90.0

     80.0

     70.0      64.9           66
                                            60.2                                                     59.2
     60.0
                                                                        58.0          56.5
                                                          49.3
%




     50.0

     40.0

     30.0

     20.0

     10.0

      0.0
            SNNPR (n=16)   Afar (n=12)   BGRS (n=17) Amhara (n=23) Oromiya (n=19) Tigray (n=23)     Average
                                                                                                    (n=110)
                                                                    EEA
                                                                 CONFERENCE
                       www.future-agricultures.org                  2007



                  CROSS–CUTTING ISSUES (1)

Education and agriculture
The relationship is rather complex. To mention but a few observations:
• Lack of literacy constrains investment in technology uptake.
• School children and youth have no desire to stay in farming. Children
  out of school indicated that they have no option but to stay.
• Today‟s educated generation never went back to agriculture because
  “We were told education is a way out of poverty so we escaped!”
• Parents are happy that more children are going to school, but they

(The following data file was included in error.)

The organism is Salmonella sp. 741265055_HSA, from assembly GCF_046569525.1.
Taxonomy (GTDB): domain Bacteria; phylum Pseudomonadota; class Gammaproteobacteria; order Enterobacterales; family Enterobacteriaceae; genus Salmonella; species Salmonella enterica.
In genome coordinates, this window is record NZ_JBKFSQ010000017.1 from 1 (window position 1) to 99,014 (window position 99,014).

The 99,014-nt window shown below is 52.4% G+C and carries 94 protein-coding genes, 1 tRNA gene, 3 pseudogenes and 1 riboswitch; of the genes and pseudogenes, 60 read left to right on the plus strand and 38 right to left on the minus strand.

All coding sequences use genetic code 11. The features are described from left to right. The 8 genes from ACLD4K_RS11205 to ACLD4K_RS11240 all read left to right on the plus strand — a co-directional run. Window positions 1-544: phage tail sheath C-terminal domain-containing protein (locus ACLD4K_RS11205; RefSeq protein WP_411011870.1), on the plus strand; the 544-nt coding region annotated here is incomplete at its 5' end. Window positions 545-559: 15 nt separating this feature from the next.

reject full-day education (re: demand for children‟s labour).
• In some areas we found school dropouts doing well – diversifying and
  well integrated into the market. In others, educated farmers were lacking
  ambition – they are satisfied with what they have. Why this difference?
                                                 EEA
                                              CONFERENCE
                www.future-agricultures.org      2007




           CROSS–CUTTING ISSUES (2)

Gender and Agriculture
• Women‟s burden increases with diversification.
• Women empowerment is a major issue in all the
  regions, but more so in Afar and Benshangul.
• The importance of girl education is indisputable but
  concerns were expressed from mothers and girls
  that this has increased women‟s burdens.
                                                 EEA
                                              CONFERENCE
                www.future-agricultures.org      2007




           CROSS–CUTTING ISSUES (3)
Existing Government Programmes & Agriculture
• There is high concentration of efforts on food
  insecure areas (history of food aid). Ensuring food
  security is desirable and urgent. But we need to
  think beyond food security.
• There is also a need to pay equal (if not more)
  attention to the “relative food secure” (“high
  potential”) areas.
                                                        EEA
                                                     CONFERENCE
                   www.future-agricultures.org          2007




   CONCLUSIONS AND POLICY IMPLICATIONS

• Top–down policy process is not God–given for Ethiopia.
  Genuine bottom–up process is possible. The government
  should make genuine community consultation not a one-off
  event but a culture of policy–making, and move away from
  high–level “conference style” consultations.

• Potentials and constraints to agricultural transformation are
  well known. However, the contradictions and conflicting
  objectives are not articulated in Ethiopian policy circles.
  The government should focus its attention to resolving
  these contradictions.
                                 EEA
                              CONFERENCE
www.future-agricultures.org      2007




         Thank you